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Kuje Lagos Street: Haven for drugs, prostitution, gambling


Romanus Ugwu, Abuja
They came from far and wide: East, North, South and West. Every tribe represented, Igbo, Hausa, Fulani, Yoruba, Idoma, Tiv, Ogoni, etc, to compete for attention with the natives. They are Christians, Muslims and atheists, united and bonded by drugs,prostitution, robbery and gambling.

Adults, children, women and men, security and paramilitary agents are all neck-deep in the consumption of the drugs, alcohol, patronage of prostitutes, participation in gambling and beneficiaries in stolen items.
The road into the area is as rough as the dwellers, yet it bubbles for hours without end. Measuring perhaps less than a square kilometre, the Kuje Lagos Street is debatably the most lively and roughest settlement in Kuje Area Council of the Federal Capital Territory (FCT).

In fact, any resident of Kuje who has not visited Lagos Street must be a reclusive person or a “born again” who does not care about his immediate enclave and environment. Lagos Street is a shanti, ghetto settlement for sourcing and enjoying everything that can put a smile on the face of the initiates.

Lagos Street, which earned its name from Lagos city, which bubbles 24 hours every day, is a world of its own.

It is the place to shop and source for everything other than human parts.
In fact, it is a place of happiness and socialisation, especially for unprincipled and unreligious folk.

Lagos Street is really a safe haven for all manner of drugs, Indian hemp, tramadol, codeine, ‘monkey tail’, ‘dindin’, concocted solutions, soft and hard liquor, foreign and local alcoholic drinks.

Stolen materials and other presumable antidotes to the excruciating economic difficulties in the country could be sourced there. It is an area where robbery operations are hatched, nurtured, executed and proceeds shared.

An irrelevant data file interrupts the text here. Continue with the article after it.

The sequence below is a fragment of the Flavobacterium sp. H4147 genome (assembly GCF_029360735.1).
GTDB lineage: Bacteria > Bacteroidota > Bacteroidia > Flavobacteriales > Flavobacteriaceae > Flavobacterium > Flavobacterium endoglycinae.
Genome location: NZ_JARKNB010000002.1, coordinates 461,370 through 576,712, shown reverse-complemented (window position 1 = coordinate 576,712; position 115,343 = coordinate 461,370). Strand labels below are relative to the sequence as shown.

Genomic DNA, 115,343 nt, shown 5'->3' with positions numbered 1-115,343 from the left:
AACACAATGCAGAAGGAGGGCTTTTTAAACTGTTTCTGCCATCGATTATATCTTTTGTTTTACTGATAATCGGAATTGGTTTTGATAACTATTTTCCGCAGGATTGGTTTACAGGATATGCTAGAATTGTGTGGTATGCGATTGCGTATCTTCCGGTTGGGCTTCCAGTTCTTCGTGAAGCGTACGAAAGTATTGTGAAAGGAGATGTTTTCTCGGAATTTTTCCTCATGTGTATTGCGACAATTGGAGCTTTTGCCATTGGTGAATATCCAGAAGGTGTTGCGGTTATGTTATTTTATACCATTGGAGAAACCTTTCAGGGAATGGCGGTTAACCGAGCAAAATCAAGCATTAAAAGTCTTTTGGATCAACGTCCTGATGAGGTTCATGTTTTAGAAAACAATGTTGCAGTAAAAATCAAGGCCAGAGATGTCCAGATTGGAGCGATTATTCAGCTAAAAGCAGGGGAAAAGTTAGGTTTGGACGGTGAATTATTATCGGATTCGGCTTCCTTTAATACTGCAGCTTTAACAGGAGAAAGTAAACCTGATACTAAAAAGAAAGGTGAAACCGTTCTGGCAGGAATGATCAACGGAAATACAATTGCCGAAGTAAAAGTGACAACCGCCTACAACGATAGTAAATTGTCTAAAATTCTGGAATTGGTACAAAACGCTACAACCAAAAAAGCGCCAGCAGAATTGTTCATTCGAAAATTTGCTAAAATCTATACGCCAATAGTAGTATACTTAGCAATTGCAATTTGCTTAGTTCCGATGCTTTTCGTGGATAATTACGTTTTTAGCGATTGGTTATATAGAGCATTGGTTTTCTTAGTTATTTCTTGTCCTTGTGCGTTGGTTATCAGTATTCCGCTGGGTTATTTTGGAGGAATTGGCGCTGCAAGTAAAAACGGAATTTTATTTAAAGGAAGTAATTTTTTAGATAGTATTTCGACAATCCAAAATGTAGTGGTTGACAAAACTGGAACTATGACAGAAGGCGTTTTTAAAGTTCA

Disturbingly, Lagos Street, which has been as old as Kuje settlement, has gained notoriety as untouchable.
Predominantly filled with shanties without any befitting structure other than mud and thatched houses, indigenes, who are the landowners and the visitors, who are the suppliers of the consumable substances, have connived to resist every attempt to demolish the settlement.

Not even the combined efforts of the traditional ruler, the Gomo of Kuje, Alhaji Jibrin Tanko, the security forces and the area council administration could stop the activities bubbling at the small enclave. Suffice to say that every effort to put Lagos Street into more productive use has met stiff resistance.

For the settlers and those patronising Lagos Street, living in Kuje would have no meaning without visiting the joints. Morning, afternoon and night, Lagos Street provides abundant happiness and economic prosperity for a diverse group of people, so any attempt to demolish it means death to the land/shop owners and customers.
To the passers-by, Lagos Street, located opposite the Kuje Market, is just like any other settlement in the council. However, moving into the street, signs of what the area offers would stare you in the face.

About three houses into the rough and dirty entrance of the street are adjoining gambling shops, bubbling with all manner of betting activities. It is very common to see youths and adults alike engulfed in one form of betting or the other.

Pool papers litter the floor and gamblers deeply occupied in permutations sit on the long benches, while others engage the pool managers. Their faces are a mixture of happiness and sadness, joy and agony, characteristic of winners and losers.